In the Fall of 2021, the City of North Myrtle Beach considered amending its noise ordinance to prohibit “profane, vulgar, and obscene music” played at a volume greater than 30 decibels—which is roughly equivalent to a whisper, or the noise produced by rustling leaves. 

In response, the ACLU of South Carolina wrote a letter to the Mayor and to City Council imploring them to reject this amendment. We explained that the City “has no power to restrict expression because of its message, its ideas, its subject matter, or its content,” and that the City does not have a “compelling interest in enforcing its prudish sensibilities or in maintaining its reputation as a family beach.” We also explained that the ordinance’s use of vague terms like “smutty” and “crude” places far too much discretion in the hands of law enforcement to decide the difference between legal and illegal music. 

Despite receiving media attention from our letter and exerting pressure on the Mayor to defend the ordinance, we were unsuccessful at deterring City Council. So, in July of 2022, we filed a lawsuit in federal court challenging the ordinance under the First and Fourteenth Amendments to the United States Constitution. In addition to filing a complaint, we also moved for a preliminary injunction—a court order that the City cannot enforce the ordinance while the case is pending.

On February 23, 2023, Judge Joseph Dawson granted our motion for a preliminary injunction, in part. He ruled that the city’s prohibition on “profane” speech violated the First Amendment, but ruled that the city’s prohibition on “vulgar” and “obscene” speech was sufficiently tethered to the Supreme Court’s definition of obscenity to pass constitutional muster.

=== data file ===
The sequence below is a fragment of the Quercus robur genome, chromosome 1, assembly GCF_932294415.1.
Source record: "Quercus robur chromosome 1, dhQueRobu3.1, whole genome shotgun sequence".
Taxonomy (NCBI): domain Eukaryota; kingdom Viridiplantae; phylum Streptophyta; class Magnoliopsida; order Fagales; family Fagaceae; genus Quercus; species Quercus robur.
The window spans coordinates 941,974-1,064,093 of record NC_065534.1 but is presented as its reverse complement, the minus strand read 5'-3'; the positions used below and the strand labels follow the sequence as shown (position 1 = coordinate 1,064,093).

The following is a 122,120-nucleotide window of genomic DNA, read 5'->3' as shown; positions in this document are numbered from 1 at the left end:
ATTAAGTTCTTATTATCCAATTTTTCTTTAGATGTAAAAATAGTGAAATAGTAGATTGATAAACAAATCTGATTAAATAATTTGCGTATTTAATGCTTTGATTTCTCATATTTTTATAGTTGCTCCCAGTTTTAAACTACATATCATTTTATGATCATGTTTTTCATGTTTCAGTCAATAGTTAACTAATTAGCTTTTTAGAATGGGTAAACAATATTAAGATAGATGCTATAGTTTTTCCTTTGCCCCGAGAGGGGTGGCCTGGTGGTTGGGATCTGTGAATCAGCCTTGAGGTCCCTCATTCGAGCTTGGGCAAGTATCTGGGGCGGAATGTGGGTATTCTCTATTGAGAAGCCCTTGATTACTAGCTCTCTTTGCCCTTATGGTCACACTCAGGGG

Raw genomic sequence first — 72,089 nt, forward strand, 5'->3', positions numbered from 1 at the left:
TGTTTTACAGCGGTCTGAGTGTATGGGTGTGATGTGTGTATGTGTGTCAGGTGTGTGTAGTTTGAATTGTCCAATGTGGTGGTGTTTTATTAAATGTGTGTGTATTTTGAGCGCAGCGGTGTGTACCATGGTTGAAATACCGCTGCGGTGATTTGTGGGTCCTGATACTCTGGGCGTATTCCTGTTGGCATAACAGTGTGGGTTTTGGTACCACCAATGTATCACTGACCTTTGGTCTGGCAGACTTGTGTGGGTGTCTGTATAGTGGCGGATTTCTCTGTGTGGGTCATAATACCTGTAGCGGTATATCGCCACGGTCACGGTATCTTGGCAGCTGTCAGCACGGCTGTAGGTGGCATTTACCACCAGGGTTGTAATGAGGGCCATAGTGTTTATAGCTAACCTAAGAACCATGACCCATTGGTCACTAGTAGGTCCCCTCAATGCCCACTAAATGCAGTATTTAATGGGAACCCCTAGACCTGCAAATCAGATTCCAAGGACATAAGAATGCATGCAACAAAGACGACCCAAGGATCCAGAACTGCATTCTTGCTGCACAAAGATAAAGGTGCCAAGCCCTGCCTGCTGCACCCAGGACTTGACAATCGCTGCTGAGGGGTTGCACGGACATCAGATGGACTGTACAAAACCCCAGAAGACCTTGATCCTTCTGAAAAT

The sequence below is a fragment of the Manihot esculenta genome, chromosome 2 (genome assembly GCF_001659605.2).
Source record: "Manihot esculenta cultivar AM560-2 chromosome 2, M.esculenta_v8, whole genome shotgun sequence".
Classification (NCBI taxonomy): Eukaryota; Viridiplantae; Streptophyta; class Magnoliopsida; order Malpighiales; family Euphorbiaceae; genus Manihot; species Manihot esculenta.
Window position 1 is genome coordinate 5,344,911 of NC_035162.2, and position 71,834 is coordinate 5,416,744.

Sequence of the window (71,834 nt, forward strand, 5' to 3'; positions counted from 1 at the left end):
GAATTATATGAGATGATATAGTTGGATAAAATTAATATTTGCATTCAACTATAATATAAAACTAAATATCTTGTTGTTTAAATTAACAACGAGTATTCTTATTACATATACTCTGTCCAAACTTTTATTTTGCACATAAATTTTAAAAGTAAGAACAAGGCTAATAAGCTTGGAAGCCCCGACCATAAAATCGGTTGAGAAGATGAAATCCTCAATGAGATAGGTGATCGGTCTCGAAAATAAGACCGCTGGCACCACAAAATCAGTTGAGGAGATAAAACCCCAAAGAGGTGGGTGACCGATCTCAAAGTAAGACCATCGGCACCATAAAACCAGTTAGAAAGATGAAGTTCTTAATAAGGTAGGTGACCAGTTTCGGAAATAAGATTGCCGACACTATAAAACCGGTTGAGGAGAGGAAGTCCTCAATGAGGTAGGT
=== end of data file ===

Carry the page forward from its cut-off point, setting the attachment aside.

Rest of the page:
Why this case?

The American Civil Liberties Union is—and always has been—firmly dedicated to the freedoms of speech and expression that are rooted in the First Amendment. At bottom, this case is a natural outgrowth of that commitment. 

Beyond that, we also hope that by winning this case we can persuade other local governments around South Carolina to trust our credibility when we tell them that their laws violate the constitution. South Carolina has 46 counties and 271 municipalities, with tens of thousands of laws and ordinances on the books. We aim to develop a reputation amongst these local governments for honest legal assessment and predictable and thorough follow-through, with a hope of achieving greater success with fewer lawsuits.

Finally, this case is aligned with our fervent commitment to racial justice and criminal legal reform. As we have shown in other cases, like Kenny v. Wilson, vague laws fling open the door for discriminatory policing. When a law doesn’t create clear lines between legal and illegal behavior, cops are left to use their own bias-fueled discretion to decide what behavior is criminal. As a result, minorities and under-resourced communities are routinely and predictably overpoliced.

The latest

On March 13, 2024, a federal judge ruled that the ordinance's restriction on "profane" language is unconstitutionally vague and can no longer be enforced.

Date filed

July 5, 2022


US District Court